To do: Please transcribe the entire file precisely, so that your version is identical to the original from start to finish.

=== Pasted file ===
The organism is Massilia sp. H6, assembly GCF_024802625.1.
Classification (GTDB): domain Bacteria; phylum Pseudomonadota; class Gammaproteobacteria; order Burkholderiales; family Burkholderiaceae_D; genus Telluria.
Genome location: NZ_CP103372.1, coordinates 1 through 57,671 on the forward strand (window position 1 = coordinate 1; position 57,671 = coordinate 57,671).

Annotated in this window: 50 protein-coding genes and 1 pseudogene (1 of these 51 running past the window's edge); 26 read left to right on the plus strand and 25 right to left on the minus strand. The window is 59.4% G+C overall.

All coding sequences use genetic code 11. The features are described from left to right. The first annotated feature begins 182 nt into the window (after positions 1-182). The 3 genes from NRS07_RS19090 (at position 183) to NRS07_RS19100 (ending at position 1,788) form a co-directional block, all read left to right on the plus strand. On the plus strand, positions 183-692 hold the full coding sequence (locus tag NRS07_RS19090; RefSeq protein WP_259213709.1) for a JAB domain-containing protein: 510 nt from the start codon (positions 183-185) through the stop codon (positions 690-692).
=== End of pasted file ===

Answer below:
The organism is Massilia sp. H6, assembly GCF_024802625.1.
Classification (GTDB): domain Bacteria; phylum Pseudomonadota; class Gammaproteobacteria; order Burkholderiales; family Burkholderiaceae_D; genus Telluria.
Genome location: NZ_CP103372.1, coordinates 1 through 57,671 on the forward strand (window position 1 = coordinate 1; position 57,671 = coordinate 57,671).

Annotated in this window: 50 protein-coding genes and 1 pseudogene (1 of these 51 running past the window's edge); 26 read left to right on the plus strand and 25 right to left on the minus strand. The window is 59.4% G+C overall.

All coding sequences use genetic code 11. The features are described from left to right. The first annotated feature begins 182 nt into the window (after positions 1-182). The 3 genes from NRS07_RS19090 (at position 183) to NRS07_RS19100 (ending at position 1,788) form a co-directional block, all read left to right on the plus strand. On the plus strand, positions 183-692 hold the full coding sequence (locus tag NRS07_RS19090; RefSeq protein WP_259213709.1) for a JAB domain-containing protein: 510 nt from the start codon (positions 183-185) through the stop codon (positions 690-692).